What Abrasive Should I Use in My Blast Cabinet?

Blast cabinets are machines that use high pressures to propel a stream of abrasive material for the purpose of creating a smooth surface, removing contaminants from a surface, or shaping or roughening a surface. More so, the process of blasting is historically a messy one. However, with cabinets, the handling of industrial material is easier. These machines come in different styles, and the application of the device and the specific machine will determine the appropriate type of abrasive. Selecting the correct one will determine a project’s success. Click here to know more.

Prepping a surface is often a difficult task in many projects, and abrasive blasting has become a popular solution. For this technique, there are two distinct types of cabinets for blasting: pressure feed and suction. Although the pressure feed options are more expensive, these units are often faster at removing contaminants and more efficient. The suction options are less expensive, but are also less efficient. However, both varieties come in different price levels that depend on the use. Some are ideal for hobbyists who do not require industrial-grade solutions, while others are fully automated and tailored toward more serious users. Regardless of the type, the idea behind the cabinets is to provide a contained area that keeps the media inside and prevents leaking or messes. The size makes the tool an ideal solution for small or medium-sized parts.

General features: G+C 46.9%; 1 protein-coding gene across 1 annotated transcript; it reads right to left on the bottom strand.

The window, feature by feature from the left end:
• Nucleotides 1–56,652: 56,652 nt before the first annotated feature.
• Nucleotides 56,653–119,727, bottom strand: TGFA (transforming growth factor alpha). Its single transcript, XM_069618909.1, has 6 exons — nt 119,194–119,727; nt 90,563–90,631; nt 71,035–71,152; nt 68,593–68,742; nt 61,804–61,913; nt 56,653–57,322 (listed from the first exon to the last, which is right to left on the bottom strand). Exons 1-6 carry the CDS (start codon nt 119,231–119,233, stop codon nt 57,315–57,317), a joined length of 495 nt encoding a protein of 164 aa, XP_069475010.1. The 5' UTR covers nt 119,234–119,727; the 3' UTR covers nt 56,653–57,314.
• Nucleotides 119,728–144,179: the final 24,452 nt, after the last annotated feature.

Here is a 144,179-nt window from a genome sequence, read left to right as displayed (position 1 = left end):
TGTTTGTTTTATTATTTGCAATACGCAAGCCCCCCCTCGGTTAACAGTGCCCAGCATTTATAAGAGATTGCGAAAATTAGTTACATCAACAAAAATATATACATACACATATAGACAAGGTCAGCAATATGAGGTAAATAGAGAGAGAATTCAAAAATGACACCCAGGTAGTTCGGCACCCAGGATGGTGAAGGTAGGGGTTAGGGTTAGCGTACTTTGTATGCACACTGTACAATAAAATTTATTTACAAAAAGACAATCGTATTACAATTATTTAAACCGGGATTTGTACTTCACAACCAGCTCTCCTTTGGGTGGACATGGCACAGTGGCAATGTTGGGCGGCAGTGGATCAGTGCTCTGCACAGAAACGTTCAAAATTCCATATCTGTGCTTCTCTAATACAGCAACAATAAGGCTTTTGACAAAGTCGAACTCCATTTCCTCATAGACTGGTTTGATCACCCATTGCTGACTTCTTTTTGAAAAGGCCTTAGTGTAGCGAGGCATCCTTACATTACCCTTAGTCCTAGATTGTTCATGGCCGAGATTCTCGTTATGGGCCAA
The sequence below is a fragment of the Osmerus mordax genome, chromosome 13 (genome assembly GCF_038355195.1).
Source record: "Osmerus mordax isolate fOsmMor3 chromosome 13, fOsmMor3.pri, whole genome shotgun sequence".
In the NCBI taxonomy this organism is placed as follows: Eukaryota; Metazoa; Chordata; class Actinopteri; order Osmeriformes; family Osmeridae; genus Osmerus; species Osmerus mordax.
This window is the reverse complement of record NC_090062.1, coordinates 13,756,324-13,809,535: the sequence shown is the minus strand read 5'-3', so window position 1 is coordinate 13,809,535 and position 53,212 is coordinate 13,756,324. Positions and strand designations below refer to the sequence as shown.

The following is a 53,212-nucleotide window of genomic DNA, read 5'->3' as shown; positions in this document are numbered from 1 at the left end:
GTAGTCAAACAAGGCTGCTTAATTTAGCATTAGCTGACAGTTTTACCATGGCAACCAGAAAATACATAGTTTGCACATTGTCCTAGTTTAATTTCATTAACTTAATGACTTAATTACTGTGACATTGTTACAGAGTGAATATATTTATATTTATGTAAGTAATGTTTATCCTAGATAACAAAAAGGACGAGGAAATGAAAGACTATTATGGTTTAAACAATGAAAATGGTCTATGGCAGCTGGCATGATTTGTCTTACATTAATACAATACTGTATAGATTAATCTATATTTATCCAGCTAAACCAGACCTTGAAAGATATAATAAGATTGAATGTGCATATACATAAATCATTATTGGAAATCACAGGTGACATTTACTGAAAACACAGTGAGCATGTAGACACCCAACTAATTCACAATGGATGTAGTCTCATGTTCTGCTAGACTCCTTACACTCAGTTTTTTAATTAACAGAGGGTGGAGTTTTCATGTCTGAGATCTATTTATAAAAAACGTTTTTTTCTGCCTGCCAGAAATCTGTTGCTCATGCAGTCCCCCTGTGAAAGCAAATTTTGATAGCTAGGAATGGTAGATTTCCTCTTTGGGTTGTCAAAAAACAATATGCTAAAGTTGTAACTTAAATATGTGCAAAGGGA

Although the cabinet type will help determine the efficiency of a blast, the media that a person uses in the process will also have a significant impact. The type of abrasive blast media is key to the result, speed, and efficiency of the blast. Experts rate these chemicals using a Mohs scale and harder media will produce faster results. Furthermore, the media also come in different sizes where the grit size depends on the size of particles. The bigger the particle, the greater the impression that the solution makes on the surface of the blast. Even though the covered area is larger, though, bigger particles do not necessarily produce faster results.

The many uses for abrasive blasting include removing rust and paint, surface profiling, mold and food tray cleaning, car restoration, and cleaning practically any surface, among many other applications. If a person requires the use of an abrasive blast cabinet for removing contaminants or is preparing a surface for painting, coal slag is an adequate choice. This media is also relatively inexpensive, but is more aggressive than glass media. The latter selection can also be used for preparing a surface or eliminating chemicals. However, for projects that require a media that users can recycle, other options are more adequate. For example, steel and aluminum oxide alternatives can be reused; however, aluminum oxide is more limited since the item cannot be recycled as fully as steel blast media.

Despite the name, users should not employ sand in these cabinets. The box keeps the item within the enclosure, and silicosis is a serious risk. Many countries go as far as banning the use of sand as an abrasive because of the dangers involved in process. Furthermore, sand is very fine and can lead to a clog which is detrimental to the machine. Regardless of the abrasive that you chose, make sure to follow all safety regulations and comply with any local ordinances regarding the use of chemicals and the use of the technique. For example, some states such as Louisiana have guidelines on the use of abrasive blasting and may require permits in some applications, specifically on keeping records of how the material is used, kept, recycled, and disposed of.

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